Samsung Electronics Co’s quarterly profit more than halved after a global industry downturn and trade tensions hammered demand for its chips and high-end smartphones.
Korea’s largest company reported a less-than-expected 56% fall in operating income to about 6.5 trillion won (US$5.6bil) in the June quarter – but that was helped by an unspecified one-time gain from a customer that analysts estimate could have topped US$800mil.
The company won’t provide net income or break out divisional performance until it discloses final results towards the end of the month. Its shares slid as much as 1.5% in Seoul.
Samsung -- the world’s biggest producer of smartphone screens, semiconductors and mobile phones – is grappling with plateauing demand in the face of an economic slowdown. Its memory chips remain a barometer for everything from computers to smartphones and have been one of the hardest-hit components since Trump administration tariffs took effect in May.
Jitters over Samsung’s biggest cash cow grew this week when Japan slapped export restrictions on materials needed for display and chip production, potentially hammering also rival SK Hynix Inc.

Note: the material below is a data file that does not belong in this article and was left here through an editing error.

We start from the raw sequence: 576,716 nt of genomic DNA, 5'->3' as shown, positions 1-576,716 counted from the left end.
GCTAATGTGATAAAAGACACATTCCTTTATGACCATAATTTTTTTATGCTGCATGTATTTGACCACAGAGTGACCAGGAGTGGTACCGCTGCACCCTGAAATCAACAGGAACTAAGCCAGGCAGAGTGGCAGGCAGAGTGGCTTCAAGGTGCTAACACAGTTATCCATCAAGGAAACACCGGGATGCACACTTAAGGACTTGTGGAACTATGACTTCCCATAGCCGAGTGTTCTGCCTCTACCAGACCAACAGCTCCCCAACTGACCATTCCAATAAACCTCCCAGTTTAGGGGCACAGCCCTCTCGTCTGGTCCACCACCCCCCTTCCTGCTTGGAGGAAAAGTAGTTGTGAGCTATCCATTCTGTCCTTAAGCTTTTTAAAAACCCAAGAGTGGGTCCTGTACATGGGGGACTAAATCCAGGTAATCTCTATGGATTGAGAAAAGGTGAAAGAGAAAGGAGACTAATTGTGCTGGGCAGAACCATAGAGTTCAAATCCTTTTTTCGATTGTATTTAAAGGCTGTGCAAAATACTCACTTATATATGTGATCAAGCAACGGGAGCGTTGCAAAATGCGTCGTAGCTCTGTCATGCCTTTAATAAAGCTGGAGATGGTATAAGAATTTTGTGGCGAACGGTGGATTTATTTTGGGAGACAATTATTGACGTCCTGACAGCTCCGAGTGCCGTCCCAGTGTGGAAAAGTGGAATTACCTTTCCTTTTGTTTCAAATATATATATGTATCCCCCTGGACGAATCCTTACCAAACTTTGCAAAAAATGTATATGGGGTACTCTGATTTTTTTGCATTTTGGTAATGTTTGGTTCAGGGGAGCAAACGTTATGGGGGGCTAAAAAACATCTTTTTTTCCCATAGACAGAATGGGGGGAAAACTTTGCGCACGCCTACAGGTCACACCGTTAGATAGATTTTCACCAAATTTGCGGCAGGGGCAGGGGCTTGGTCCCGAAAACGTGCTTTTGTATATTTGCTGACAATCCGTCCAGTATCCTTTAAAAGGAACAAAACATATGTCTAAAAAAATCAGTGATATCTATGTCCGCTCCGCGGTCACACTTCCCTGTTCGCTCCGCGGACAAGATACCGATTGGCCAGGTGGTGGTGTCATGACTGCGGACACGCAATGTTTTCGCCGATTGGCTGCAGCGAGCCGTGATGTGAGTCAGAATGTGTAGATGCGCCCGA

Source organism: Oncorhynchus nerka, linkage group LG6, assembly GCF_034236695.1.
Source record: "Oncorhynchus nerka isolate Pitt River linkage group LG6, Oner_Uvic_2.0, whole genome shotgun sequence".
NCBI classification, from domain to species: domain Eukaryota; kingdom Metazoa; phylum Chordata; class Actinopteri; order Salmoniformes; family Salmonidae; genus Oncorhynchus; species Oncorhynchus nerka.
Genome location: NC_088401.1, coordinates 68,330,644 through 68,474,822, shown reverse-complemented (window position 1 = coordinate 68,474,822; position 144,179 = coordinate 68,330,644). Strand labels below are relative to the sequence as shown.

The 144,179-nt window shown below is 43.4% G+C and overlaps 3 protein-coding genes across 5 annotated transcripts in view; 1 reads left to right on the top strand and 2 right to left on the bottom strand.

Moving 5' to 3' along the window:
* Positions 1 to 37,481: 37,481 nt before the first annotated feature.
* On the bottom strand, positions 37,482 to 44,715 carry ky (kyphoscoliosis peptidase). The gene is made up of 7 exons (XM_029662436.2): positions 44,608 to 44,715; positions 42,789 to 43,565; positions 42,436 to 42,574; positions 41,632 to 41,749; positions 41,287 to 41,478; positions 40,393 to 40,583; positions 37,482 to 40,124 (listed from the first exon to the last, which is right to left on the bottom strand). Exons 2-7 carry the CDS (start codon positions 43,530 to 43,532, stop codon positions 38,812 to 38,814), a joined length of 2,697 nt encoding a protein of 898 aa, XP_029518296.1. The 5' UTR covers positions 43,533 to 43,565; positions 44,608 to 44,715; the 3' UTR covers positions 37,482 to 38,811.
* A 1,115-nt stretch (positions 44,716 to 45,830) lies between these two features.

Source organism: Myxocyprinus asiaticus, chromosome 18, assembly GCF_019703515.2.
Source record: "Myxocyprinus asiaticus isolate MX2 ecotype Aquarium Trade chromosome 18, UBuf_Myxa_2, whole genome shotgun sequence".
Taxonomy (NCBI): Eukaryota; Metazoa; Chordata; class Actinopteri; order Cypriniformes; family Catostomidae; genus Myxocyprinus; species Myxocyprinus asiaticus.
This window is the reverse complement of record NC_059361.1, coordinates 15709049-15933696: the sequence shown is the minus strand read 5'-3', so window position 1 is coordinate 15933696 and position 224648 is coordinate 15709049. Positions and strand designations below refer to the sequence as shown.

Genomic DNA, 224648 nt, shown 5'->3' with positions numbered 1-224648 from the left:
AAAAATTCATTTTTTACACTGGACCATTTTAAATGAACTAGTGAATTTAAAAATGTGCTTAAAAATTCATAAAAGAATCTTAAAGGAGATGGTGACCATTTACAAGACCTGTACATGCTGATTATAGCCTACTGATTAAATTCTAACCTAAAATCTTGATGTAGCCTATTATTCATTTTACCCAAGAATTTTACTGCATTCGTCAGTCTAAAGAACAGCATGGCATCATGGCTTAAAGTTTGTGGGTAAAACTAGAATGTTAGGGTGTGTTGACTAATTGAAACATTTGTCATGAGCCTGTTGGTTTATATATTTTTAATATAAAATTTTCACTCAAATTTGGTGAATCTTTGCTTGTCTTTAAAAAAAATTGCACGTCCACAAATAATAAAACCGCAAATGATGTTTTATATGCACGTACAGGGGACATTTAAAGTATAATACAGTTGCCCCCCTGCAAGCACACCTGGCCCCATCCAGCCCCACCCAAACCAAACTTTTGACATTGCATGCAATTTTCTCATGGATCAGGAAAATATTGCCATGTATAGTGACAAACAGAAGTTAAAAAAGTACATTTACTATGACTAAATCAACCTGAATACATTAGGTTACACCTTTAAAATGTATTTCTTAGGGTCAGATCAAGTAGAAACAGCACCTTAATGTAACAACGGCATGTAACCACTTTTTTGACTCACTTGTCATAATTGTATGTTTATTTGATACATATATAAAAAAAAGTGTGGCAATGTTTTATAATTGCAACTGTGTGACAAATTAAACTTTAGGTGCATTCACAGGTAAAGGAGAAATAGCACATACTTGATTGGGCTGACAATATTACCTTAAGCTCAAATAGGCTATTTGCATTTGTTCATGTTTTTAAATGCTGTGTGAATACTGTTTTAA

“Considering the structural downturn in memory prices and the mobile business, it’s unlikely Samsung would exceed earnings estimates” in the second half, Meritz Securities analyst Kim Sunwoo said in a report after the release.
“As uncertainty over earnings have expanded on macro issues and around each division, the possibility of a special shareholder return plan has decreased significantly.”
A one-off gain for the display business assuaged some of Samsung’s pain. The company remains the foremost producer of high-margin organic light-emitting diode displays, but hit a snag last year when supplies to Apple Inc suffered after the marquee iPhone X fared worse than expected.
Samsung profit surpassed analysts’ average forecast for 6.1 trillion won thanks to a one-off gain.
Its display division had sought financial compensation from Apple because actual shipments of OLED displays for iPhones fell short of contractual estimates, the Electronic Times has reported.
The company could have secured as much as 1 trillion won in compensation from a US customer, Citigroup Global Markets has estimated.
But its chips division remains both the biggest driver of profit and the one most vulnerable to an economic downturn.
“It will take more time to see the recovery of business sentiment for semiconductors,” IBK Securities analyst Kim Woon-ho wrote in a July 2 note.
“Demand would rise in the second half but it will be lower than the prior estimates.” — Bloomberg
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